Magrietjie Badenhorst – she of the prodigious figure and the ample measurements – finally negotiates her way down from the passenger seat of the lorry. She’s dressed in a long frock, a bolero-type of crocheted little jacket, and the customary church hat with the wilted, plastic flowers at the side. There can be no doubt that she went to a lot of trouble to soften her appearance: the amount of rouge next to the red lips would have painted a roof. She teeters around on the high heels while the townsfolk recover from the shock.
“You…you’re not Anna!” Gertruida gasps. “Magrietjie Badenhorst, what are you doing here?”
“I can use any name I want. And don’t you be uppity with me, Gertruida, Introduce me to my beau. I’ve been lonely long enough to be desperate, Come on, woman, get on with it! We can’t stand around like this forever.”
“But..you deceived us, Magrietjie Badenhorst! How dare you?”
“Come off your high horse, will you?” Magrietjie seems to calm down a bit. “Do you think anybody would be interested in an old, ugly woman like me? I merely did what everybody else is doing on the ‘Net. Fake name, fake photo…and you never know when you’re going to get lucky. Anyway…nobody else responded, which goes to show even glamorous girls aren’t so popular. That’s my point.”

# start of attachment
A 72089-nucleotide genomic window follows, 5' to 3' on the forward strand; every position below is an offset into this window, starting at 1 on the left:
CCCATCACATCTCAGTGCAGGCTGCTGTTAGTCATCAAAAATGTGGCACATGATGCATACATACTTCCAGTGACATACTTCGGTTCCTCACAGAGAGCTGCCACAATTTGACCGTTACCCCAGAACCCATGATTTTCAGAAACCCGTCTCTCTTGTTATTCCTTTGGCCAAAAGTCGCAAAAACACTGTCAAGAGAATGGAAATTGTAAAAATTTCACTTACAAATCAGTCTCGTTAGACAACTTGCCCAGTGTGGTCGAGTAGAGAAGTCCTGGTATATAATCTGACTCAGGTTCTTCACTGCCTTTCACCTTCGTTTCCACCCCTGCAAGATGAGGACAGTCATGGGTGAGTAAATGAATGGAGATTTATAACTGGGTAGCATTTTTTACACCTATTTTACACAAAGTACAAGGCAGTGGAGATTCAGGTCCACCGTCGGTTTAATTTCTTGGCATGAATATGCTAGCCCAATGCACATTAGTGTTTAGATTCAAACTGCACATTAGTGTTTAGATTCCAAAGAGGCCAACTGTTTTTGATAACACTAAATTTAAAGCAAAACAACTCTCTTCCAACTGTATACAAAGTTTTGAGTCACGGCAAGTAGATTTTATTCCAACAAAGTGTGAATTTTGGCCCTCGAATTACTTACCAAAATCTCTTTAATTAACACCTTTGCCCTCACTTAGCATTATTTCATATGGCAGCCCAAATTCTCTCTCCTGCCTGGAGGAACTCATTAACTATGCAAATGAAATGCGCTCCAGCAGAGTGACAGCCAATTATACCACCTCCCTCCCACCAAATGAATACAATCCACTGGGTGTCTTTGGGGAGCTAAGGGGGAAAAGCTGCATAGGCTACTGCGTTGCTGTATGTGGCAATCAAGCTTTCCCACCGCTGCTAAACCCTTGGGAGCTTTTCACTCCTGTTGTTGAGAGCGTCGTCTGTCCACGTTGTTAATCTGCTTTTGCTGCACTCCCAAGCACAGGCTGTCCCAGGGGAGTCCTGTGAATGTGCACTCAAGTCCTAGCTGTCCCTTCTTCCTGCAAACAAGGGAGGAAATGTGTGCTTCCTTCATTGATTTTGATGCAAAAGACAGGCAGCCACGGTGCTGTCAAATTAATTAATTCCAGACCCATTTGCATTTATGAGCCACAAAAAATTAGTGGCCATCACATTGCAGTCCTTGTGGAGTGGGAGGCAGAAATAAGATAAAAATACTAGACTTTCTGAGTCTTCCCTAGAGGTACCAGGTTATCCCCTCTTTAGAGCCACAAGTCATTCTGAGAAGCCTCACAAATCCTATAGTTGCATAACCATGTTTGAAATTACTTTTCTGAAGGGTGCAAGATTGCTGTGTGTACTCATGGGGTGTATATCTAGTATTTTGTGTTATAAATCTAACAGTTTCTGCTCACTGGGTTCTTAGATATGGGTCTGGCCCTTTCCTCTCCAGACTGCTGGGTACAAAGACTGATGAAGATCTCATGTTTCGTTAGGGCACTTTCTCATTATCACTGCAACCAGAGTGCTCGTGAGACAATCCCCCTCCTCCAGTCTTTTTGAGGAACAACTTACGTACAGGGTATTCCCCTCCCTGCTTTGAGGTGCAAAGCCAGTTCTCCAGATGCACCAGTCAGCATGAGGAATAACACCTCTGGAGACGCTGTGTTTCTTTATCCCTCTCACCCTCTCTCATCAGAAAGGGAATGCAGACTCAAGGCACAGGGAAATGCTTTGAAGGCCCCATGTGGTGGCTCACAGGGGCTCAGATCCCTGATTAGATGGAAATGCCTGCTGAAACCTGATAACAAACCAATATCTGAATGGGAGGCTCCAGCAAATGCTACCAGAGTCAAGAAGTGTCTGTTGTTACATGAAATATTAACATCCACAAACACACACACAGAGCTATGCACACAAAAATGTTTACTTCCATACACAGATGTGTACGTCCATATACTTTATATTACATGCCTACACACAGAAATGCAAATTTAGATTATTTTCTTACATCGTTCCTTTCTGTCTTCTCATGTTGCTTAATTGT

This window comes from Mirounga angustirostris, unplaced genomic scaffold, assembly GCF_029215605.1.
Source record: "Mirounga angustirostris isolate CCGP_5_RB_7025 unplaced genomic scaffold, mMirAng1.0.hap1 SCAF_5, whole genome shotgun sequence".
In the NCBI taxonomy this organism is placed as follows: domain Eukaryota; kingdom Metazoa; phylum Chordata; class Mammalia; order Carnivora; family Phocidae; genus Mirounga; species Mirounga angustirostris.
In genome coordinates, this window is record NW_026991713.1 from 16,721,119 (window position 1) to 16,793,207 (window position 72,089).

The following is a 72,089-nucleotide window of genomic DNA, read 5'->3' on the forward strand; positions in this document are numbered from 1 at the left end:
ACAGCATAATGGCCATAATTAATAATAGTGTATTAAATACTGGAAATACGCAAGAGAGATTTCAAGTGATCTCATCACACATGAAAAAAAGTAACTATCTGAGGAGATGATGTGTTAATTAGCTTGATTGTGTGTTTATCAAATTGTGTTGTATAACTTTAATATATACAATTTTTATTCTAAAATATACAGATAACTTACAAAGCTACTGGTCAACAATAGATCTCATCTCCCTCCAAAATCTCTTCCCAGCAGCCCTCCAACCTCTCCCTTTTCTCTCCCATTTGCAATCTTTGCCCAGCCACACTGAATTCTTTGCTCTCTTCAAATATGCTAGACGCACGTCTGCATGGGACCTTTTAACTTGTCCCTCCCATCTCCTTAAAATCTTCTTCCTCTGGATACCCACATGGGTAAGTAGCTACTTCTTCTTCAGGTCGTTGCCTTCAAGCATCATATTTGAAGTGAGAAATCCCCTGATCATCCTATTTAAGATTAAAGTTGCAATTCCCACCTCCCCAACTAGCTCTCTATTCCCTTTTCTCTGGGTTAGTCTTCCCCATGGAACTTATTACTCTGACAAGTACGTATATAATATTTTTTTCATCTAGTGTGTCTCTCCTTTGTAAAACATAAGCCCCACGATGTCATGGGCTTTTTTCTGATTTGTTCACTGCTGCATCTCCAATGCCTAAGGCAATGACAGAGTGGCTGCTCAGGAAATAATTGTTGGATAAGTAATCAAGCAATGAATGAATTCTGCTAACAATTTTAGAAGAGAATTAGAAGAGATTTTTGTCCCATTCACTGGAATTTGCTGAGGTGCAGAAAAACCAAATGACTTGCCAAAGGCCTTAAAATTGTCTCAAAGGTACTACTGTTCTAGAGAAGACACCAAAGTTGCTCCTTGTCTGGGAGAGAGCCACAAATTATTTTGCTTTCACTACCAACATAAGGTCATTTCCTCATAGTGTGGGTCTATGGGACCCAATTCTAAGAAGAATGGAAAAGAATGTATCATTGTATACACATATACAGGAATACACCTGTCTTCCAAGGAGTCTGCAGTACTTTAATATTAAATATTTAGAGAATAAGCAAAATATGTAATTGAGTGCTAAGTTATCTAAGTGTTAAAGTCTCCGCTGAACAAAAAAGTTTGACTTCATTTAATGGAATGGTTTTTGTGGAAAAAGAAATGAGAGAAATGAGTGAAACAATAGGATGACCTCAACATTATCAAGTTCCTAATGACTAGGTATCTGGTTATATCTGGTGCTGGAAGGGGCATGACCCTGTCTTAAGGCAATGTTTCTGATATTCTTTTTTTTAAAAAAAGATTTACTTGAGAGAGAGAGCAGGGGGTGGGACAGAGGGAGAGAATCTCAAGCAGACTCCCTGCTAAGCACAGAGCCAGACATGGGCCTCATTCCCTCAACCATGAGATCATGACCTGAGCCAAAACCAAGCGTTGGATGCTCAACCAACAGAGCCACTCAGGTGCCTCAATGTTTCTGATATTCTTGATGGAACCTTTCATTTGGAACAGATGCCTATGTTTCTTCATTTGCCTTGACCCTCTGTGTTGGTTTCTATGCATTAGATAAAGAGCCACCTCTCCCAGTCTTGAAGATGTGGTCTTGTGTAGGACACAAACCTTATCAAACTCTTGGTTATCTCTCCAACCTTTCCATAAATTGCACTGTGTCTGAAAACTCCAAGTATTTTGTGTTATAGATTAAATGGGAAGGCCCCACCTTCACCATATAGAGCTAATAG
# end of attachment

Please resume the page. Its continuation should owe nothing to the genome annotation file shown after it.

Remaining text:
“But you’re not Russian.” Servaas folds his arms in disgust. “You’re just like us. That’s no good.”
By this time, Boggel is back on his cushion below the counter, rubbing Vrede’s ears to settle the poor dog. They’re both upset and angry. What a mess…!
Outside, Oudoom steps in, holding up his hands as a signal of peace (or surrender, it’s difficult to say).
“Brothers and Sisters, no need to fight about this little misunderstanding. Here we have a woman in search of love. And there we have a town full of people who want to see Boggel happy. Now, things didn’t work out exactly the way everybody hoped…but hey, we all live on hope, don’t we? We hope things will change. We hope the government will become responsible. We hope for many things every day…but most of all, we hope for love.